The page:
Boundaries, Compassion, and Self-Love: an Interview with Women on the Road

Dani Reyes-Acosta surfs at La Punta de Zicatela Puerto Escondido Oaxaca Mexico Photo Credit Carlos Cáceres-Thumbnail - Women on the Road Interview

Boundaries, Compassion, and Self-Love

an Interview with Women on the Road

My First Podcast Interview


This interview shares a snippet of my story, involving international adventure travel, the evolution of my growth mindset, and a journey towards empowerment.


The Women on the Road podcast shares "honest experiences of life on the road from the perspective of women who've lived them firsthand."

Here, we dive head-first into a few heady topics.


Step into the safe space we create with this interview, where we discuss permission to feel human, set boundaries, and step into self-love.

People Talk

Hold your horses! We’re not trying to sell you on listening to the podcast. Instead, maybe this feedback from listeners might just convince you to do it anyway.

Ade'! (Which is a greeting in my language)
I just want to say Dogidihn (thank you) for your sincerety and vunerability during your Women on the Road episode.....You capture so much in the way that you have thought through your story and the way that you were able to narrate your experience to WOTR. I think, at least for myself, that you were heard and felt in such an immense way. Iappreciate where you have been, the journey you are on, and the constant reflection it sounds like you are engaging in to push yourself forward.
....when you said you're either living for someone else or living for yourself: that hit deep. I ...[am excited to craft] a more authentic, self-driven life, and when I heard that line, it just summed it all up.
Episode 46 with Dani-Reyes-Acosta fundamentally changed me. I know that seems extreme but the past two years have been incredibly challenging....It was the conversation that I needed to hear, that made it okay to take ownership of all of my feelings, and it was the little bit of light that I needed to see to start to shake things up, to question where I am and why I'm there. Change doesn't happen overnight, but that episode gave me permission to start. I just want to say thank you for your work, it's touching vanlifers and non-vanlifers alike. ❤️

Let's create a story

More About Your Gals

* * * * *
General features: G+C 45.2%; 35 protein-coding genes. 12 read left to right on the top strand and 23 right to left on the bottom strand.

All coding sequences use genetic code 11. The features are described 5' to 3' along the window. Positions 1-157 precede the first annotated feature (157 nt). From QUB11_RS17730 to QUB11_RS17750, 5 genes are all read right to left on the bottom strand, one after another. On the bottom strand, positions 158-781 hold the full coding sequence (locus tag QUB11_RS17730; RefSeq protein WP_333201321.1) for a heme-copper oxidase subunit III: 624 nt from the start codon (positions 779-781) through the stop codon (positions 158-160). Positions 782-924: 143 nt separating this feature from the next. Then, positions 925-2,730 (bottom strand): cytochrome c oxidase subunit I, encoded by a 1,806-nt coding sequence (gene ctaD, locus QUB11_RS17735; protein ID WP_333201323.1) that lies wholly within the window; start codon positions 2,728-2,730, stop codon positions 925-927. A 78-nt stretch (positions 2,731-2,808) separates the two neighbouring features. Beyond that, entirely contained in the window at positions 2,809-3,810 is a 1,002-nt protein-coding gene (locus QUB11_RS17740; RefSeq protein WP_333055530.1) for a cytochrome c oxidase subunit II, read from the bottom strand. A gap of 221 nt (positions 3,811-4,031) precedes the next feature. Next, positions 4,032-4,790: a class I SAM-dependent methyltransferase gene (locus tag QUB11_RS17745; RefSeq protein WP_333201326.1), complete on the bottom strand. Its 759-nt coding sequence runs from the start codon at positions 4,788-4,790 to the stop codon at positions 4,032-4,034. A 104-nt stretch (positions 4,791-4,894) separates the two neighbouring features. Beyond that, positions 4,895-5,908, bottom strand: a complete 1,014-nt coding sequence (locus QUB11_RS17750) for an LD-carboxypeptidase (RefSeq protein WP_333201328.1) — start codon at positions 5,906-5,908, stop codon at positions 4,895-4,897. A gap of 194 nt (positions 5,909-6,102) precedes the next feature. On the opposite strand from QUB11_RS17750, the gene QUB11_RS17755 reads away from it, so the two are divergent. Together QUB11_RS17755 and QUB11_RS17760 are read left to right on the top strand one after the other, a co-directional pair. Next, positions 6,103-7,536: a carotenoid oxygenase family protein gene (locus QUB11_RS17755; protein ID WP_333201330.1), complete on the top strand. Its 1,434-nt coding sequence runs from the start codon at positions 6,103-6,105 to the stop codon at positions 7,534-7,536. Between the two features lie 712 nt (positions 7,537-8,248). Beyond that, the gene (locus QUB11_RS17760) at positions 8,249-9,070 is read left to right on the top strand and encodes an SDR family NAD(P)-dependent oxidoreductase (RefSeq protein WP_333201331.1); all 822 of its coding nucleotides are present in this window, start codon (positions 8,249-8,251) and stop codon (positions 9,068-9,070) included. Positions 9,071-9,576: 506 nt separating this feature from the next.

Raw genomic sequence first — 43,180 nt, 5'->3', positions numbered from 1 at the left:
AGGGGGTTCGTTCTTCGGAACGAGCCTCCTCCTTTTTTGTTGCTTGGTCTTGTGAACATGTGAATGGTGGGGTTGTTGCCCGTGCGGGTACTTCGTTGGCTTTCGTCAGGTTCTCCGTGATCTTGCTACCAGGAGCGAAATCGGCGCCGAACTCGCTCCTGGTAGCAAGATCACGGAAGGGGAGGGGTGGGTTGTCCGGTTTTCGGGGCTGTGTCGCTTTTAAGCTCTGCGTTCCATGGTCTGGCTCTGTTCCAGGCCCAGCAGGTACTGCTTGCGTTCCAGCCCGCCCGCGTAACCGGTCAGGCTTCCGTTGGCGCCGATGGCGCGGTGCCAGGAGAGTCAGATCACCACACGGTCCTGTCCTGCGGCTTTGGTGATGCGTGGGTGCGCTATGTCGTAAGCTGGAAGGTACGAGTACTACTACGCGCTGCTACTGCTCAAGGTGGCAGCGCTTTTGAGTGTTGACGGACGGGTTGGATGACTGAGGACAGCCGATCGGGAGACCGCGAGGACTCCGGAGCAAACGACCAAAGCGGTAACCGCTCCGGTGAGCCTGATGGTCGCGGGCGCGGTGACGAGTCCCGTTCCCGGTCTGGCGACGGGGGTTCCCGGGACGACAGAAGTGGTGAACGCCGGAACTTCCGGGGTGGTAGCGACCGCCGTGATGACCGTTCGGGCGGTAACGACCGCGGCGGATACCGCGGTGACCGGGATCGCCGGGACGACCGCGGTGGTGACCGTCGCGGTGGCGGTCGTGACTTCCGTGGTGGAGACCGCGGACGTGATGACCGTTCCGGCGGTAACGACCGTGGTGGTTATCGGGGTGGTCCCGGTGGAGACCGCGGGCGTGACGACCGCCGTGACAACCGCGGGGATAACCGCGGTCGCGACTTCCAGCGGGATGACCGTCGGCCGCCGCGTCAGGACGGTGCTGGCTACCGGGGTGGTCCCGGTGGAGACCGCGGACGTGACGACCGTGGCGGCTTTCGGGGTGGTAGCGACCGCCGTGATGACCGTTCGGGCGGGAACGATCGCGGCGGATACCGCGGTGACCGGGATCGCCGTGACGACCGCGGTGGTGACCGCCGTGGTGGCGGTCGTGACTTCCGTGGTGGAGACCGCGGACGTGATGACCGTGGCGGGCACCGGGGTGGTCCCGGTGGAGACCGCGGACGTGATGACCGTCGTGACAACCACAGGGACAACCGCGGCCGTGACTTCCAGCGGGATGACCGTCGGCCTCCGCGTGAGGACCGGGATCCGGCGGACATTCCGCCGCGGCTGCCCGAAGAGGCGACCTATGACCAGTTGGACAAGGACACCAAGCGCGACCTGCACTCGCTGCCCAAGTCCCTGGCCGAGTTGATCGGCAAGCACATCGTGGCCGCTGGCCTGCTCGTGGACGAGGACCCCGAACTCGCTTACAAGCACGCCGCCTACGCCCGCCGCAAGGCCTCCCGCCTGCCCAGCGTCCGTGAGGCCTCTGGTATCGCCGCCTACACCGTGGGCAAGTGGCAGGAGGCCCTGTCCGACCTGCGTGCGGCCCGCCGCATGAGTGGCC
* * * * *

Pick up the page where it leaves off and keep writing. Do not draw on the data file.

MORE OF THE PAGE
Laura Hughes

Producer, Photographer, Writer, Storyteller

Dani Reyes-Acosta

Creativepreneur, Adventurer, Traveler

Seven Outdoor Industry Leaders Break Down Inclusivity in Snowsports

Outdoor Retailer-The Daily Winter 19-Snowsports Inclusivity Roundtable-Featuring Dani Reyes-Acosta-ORWI19-Thumbnail

Inclusivity in Snowsports

An Outdoors Leadership Roundtable, by Sonya Pevzner

from the author

Diversity, equity, and inclusion are buzzwords in the industry these days, but real change is a perennial challenge.

Although the snowsports industry is notoriously white and middle class, many people want to shift the status quo. To learn more,we spoke with seven leaders in the industry. We asked them about management level and among sponsored athletes, why it matters, and how as an industry we can address the inequity. Here’s what they had to say:

My Response

Consider the sponsored athlete as representative of the [perceived] customer base, while organizational leaders are representative of the talent pipeline.

Blame social inequality—and the entrenched social systems that support it—or why diversity (or lack thereof) looks the way it does now.

Increasing representation is just the beginning of helping the industry evolve to meet the needs of a demographically shifting consumer base. This industry needs the enriching flavors that diversity brings, because product, marketing, and sales can all improve when driven by consumer needs. Ultimately, this conversation is a question of how brands evolve.

The journey from creating representation to evolving brands themselves can begin with one simple question from T. Hudson Jordan: “What actions is my organization taking to foster an inclusive culture where uniqueness of beliefs, backgrounds, talens, capabilities, and ways of living are welcomed and leveraged for learning and informing better business decisions?”

Consider how, when, and where your brand is talking to consumers….because one day, these consumers will want to become your athletes. As an individual, consider how your everyday choices either disrupt or support social inequality. If we, as an industry, want to continue to grow, we need to support changes on both the macro and micro level. Remember, after all, the power of one.

Read the rest of this article to hear responses from Jen Gurecki (of Coalition Snow, Sisu Magazine, and Juicy Bits podcast), Clair Smallwood (of SheJumps), Kim Miller (of Scarpa North America), Errol Kerr (of the Jamaican Ski Team), and Eric Tung (of Fera International).